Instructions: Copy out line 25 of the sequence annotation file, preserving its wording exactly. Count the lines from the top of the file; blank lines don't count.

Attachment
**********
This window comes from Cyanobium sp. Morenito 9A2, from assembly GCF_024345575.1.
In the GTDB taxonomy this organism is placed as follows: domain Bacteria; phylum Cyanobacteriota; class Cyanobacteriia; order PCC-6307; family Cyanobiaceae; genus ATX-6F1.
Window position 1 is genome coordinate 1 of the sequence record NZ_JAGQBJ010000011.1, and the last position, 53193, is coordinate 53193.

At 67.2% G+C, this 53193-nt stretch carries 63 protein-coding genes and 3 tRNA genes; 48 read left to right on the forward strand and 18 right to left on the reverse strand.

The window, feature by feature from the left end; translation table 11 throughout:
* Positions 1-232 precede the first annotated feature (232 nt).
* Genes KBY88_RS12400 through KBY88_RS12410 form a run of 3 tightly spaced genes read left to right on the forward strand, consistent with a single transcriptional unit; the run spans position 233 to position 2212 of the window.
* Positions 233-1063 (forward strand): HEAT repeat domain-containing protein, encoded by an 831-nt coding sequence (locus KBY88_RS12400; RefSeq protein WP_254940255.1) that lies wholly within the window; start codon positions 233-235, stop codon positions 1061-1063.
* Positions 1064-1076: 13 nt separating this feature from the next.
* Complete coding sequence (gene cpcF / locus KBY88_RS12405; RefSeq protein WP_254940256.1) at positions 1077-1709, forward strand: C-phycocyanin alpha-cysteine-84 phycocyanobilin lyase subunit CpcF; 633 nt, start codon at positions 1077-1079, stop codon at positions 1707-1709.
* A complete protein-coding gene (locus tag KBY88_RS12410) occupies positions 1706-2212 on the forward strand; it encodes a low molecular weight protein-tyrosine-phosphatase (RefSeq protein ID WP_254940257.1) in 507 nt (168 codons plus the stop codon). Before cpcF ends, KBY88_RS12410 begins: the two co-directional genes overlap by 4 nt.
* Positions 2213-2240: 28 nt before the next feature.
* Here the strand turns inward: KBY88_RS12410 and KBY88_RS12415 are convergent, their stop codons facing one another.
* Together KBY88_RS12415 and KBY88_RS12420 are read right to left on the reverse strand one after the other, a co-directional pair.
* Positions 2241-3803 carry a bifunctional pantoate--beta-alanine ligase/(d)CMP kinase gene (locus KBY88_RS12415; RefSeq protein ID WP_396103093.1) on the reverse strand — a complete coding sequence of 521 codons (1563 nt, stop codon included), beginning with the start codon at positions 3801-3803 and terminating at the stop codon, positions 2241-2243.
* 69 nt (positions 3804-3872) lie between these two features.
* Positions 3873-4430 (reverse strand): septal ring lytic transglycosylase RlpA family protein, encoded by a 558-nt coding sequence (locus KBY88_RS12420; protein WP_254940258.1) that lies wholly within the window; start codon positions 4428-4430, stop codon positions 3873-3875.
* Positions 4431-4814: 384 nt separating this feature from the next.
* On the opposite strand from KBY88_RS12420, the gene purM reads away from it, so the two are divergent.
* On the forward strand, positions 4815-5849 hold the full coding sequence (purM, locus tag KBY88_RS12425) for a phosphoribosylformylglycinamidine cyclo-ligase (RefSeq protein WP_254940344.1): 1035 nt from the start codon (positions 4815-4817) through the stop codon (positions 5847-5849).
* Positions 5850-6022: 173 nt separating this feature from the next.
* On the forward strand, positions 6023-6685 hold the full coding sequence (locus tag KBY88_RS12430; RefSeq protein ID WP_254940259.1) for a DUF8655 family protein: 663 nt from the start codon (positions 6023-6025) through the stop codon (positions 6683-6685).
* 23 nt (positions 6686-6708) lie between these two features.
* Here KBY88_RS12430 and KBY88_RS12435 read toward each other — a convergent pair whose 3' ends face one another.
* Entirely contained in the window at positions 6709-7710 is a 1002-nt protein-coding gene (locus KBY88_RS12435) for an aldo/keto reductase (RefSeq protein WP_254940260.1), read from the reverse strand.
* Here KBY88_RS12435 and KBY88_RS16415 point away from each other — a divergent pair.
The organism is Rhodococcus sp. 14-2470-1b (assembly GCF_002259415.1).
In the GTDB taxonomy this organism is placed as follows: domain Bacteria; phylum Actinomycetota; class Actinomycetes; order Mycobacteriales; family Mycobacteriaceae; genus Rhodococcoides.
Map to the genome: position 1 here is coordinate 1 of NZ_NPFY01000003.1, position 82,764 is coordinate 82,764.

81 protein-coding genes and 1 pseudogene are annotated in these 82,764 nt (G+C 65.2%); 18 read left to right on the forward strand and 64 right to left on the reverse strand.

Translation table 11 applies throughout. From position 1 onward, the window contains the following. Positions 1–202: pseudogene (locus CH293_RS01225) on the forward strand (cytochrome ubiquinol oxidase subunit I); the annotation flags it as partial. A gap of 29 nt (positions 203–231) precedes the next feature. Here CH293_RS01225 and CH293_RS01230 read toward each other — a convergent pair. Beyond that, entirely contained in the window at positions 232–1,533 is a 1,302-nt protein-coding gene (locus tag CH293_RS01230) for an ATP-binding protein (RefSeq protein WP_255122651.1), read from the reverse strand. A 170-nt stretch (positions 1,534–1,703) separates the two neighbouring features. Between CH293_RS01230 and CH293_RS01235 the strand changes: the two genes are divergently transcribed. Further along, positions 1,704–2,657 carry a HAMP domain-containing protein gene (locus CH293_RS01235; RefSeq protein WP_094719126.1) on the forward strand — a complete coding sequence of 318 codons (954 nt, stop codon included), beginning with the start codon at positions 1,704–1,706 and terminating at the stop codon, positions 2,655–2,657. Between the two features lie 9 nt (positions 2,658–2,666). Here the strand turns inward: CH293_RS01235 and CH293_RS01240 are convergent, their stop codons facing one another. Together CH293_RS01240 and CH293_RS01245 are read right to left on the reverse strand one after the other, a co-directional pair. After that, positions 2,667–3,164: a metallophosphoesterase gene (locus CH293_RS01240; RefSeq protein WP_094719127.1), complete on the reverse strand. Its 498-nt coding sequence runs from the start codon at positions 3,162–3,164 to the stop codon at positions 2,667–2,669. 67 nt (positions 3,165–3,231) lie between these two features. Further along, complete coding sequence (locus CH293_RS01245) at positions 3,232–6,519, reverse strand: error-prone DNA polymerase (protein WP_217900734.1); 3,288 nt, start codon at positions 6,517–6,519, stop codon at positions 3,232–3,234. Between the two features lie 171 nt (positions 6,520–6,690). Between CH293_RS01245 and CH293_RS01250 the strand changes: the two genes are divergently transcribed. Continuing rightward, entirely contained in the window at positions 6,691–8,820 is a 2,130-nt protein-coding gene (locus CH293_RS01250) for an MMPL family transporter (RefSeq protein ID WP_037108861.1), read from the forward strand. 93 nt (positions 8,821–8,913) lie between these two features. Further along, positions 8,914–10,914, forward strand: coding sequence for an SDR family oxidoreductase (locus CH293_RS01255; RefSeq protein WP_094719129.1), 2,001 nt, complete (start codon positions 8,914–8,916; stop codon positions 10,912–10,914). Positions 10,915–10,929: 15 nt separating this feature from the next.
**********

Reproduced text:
* Entirely contained in the window at positions 6709-7710 is a 1002-nt protein-coding gene (locus KBY88_RS12435) for an aldo/keto reductase (RefSeq protein WP_254940260.1), read from the reverse strand.